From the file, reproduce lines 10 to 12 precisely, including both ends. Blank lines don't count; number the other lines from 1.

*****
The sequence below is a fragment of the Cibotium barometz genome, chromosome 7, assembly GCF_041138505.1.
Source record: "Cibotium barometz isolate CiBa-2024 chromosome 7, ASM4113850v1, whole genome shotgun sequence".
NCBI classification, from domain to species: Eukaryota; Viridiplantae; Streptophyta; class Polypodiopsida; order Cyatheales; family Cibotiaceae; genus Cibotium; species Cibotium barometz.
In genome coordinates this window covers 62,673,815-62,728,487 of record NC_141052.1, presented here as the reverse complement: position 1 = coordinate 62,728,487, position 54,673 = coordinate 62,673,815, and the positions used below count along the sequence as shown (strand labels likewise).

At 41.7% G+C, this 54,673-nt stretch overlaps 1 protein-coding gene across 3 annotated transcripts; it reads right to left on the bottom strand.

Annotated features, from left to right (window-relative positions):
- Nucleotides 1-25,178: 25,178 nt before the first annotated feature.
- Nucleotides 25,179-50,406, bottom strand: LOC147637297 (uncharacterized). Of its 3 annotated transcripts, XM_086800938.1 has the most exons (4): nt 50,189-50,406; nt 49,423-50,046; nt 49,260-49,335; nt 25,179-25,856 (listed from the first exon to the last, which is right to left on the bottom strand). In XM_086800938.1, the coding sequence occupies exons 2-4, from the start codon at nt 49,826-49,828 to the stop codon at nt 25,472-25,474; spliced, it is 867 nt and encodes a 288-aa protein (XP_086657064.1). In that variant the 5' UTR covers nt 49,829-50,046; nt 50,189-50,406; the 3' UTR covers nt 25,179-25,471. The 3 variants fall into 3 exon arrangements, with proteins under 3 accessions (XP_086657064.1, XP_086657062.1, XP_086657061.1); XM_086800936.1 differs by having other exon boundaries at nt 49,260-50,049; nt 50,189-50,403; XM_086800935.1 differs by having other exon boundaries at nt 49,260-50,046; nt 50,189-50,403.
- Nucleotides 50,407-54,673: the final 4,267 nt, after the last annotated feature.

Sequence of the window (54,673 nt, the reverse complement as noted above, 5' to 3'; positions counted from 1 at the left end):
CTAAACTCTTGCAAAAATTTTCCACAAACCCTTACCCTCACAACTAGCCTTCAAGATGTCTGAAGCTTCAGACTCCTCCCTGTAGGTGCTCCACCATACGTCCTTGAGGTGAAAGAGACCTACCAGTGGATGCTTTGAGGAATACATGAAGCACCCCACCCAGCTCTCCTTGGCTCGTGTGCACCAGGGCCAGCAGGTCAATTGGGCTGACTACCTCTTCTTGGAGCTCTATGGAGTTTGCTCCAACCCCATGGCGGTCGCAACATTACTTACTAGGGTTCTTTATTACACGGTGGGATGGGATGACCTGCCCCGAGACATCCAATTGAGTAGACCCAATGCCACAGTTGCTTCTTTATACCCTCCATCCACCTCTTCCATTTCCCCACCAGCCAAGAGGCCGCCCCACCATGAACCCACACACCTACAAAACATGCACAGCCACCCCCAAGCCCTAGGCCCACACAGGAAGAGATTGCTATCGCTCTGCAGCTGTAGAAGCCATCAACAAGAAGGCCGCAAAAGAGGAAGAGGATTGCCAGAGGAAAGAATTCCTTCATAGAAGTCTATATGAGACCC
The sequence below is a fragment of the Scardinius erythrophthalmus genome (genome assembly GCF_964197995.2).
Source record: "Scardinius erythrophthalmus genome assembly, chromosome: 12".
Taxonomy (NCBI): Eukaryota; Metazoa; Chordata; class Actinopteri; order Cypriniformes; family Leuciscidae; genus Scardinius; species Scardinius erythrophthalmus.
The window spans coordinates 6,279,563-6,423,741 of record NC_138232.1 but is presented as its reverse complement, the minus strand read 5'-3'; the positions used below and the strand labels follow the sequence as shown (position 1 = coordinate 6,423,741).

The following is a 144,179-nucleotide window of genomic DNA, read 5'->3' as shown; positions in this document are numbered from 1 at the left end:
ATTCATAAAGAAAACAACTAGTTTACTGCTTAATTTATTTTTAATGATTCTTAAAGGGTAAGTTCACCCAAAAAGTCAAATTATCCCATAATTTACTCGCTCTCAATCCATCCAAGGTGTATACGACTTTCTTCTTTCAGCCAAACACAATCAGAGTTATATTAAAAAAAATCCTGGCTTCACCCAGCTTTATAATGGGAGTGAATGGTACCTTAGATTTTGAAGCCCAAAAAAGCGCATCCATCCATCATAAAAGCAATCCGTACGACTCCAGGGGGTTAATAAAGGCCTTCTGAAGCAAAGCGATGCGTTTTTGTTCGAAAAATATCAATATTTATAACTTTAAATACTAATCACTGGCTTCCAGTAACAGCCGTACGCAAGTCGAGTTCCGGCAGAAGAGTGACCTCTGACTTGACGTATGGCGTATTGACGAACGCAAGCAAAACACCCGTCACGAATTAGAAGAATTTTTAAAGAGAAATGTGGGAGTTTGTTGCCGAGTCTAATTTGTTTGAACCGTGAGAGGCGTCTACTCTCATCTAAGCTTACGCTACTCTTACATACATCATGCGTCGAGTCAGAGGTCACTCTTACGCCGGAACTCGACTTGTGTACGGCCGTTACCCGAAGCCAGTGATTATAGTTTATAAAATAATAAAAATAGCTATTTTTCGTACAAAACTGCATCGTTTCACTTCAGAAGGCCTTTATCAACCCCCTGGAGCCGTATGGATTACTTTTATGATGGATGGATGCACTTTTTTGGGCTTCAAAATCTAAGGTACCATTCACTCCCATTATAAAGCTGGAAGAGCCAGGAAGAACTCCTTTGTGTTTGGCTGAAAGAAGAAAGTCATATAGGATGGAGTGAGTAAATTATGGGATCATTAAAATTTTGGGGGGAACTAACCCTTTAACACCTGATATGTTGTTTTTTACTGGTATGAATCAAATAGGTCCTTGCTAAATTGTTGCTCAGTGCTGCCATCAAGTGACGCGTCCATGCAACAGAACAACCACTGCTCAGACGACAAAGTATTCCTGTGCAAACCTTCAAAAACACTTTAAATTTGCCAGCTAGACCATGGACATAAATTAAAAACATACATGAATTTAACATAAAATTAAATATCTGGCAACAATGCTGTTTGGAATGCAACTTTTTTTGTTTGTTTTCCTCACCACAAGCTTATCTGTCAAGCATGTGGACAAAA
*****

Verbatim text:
Sequence of the window (54,673 nt, the reverse complement as noted above, 5' to 3'; positions counted from 1 at the left end):
CTAAACTCTTGCAAAAATTTTCCACAAACCCTTACCCTCACAACTAGCCTTCAAGATGTCTGAAGCTTCAGACTCCTCCCTGTAGGTGCTCCACCATACGTCCTTGAGGTGAAAGAGACCTACCAGTGGATGCTTTGAGGAATACATGAAGCACCCCACCCAGCTCTCCTTGGCTCGTGTGCACCAGGGCCAGCAGGTCAATTGGGCTGACTACCTCTTCTTGGAGCTCTATGGAGTTTGCTCCAACCCCATGGCGGTCGCAACATTACTTACTAGGGTTCTTTATTACACGGTGGGATGGGATGACCTGCCCCGAGACATCCAATTGAGTAGACCCAATGCCACAGTTGCTTCTTTATACCCTCCATCCACCTCTTCCATTTCCCCACCAGCCAAGAGGCCGCCCCACCATGAACCCACACACCTACAAAACATGCACAGCCACCCCCAAGCCCTAGGCCCACACAGGAAGAGATTGCTATCGCTCTGCAGCTGTAGAAGCCATCAACAAGAAGGCCGCAAAAGAGGAAGAGGATTGCCAGAGGAAAGAATTCCTTCATAGAAGTCTATATGAGACCC
The sequence below is a fragment of the Scardinius erythrophthalmus genome (genome assembly GCF_964197995.2).